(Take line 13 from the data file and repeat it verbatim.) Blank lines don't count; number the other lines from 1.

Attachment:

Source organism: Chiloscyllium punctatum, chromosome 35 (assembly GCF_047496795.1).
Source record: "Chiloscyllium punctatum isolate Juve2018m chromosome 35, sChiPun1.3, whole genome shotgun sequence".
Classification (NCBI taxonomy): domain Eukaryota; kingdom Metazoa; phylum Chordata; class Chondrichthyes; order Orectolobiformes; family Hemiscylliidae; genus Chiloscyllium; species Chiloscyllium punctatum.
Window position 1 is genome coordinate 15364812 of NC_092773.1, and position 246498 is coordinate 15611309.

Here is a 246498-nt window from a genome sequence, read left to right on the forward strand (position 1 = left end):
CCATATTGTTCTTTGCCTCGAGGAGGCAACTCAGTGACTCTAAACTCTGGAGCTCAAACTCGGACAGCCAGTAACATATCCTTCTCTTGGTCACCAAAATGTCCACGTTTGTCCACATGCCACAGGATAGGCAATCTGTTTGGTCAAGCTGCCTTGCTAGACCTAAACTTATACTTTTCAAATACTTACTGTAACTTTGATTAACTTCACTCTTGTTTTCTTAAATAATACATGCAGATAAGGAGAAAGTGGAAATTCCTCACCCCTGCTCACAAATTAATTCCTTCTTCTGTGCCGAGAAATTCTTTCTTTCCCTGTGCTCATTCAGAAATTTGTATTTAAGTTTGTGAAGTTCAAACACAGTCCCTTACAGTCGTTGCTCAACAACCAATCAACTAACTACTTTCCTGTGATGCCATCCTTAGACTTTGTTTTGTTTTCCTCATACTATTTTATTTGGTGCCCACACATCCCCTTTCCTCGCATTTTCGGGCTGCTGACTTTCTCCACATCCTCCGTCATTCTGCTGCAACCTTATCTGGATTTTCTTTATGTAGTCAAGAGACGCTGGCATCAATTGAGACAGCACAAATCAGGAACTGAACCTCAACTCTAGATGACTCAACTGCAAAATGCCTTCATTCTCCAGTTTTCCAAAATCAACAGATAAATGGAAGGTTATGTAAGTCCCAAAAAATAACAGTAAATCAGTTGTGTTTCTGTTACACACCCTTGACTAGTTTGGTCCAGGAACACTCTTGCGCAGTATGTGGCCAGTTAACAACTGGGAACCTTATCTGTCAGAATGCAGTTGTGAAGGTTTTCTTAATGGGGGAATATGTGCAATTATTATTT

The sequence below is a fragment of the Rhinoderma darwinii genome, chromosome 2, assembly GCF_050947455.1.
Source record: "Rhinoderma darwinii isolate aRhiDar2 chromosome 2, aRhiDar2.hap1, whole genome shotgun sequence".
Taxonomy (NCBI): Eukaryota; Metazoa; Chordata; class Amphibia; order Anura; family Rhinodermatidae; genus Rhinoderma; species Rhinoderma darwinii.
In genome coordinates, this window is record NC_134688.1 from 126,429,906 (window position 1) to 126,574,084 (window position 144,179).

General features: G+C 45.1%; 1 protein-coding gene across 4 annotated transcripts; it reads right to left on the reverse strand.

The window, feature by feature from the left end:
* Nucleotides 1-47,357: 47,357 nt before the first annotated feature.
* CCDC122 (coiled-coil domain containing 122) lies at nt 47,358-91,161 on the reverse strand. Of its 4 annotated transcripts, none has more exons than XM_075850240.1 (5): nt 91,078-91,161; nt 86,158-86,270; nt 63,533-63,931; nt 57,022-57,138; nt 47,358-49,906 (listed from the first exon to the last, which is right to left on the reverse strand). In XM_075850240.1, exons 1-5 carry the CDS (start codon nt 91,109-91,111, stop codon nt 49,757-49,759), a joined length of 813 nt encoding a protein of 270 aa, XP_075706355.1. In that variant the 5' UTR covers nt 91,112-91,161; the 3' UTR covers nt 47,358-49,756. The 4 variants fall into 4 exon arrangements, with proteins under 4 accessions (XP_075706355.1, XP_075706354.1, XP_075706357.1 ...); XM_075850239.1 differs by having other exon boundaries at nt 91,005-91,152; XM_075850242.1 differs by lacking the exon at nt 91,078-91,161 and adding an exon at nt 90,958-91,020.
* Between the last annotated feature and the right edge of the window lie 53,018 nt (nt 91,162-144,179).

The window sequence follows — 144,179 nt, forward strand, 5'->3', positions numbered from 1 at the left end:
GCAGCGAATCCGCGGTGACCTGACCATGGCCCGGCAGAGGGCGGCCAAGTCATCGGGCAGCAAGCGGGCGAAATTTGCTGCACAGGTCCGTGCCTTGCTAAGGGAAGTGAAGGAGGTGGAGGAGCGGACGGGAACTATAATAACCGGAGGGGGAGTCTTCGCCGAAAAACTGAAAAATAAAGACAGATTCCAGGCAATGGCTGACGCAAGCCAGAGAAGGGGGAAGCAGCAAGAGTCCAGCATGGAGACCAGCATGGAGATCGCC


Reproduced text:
* Nucleotides 1-47,357: 47,357 nt before the first annotated feature.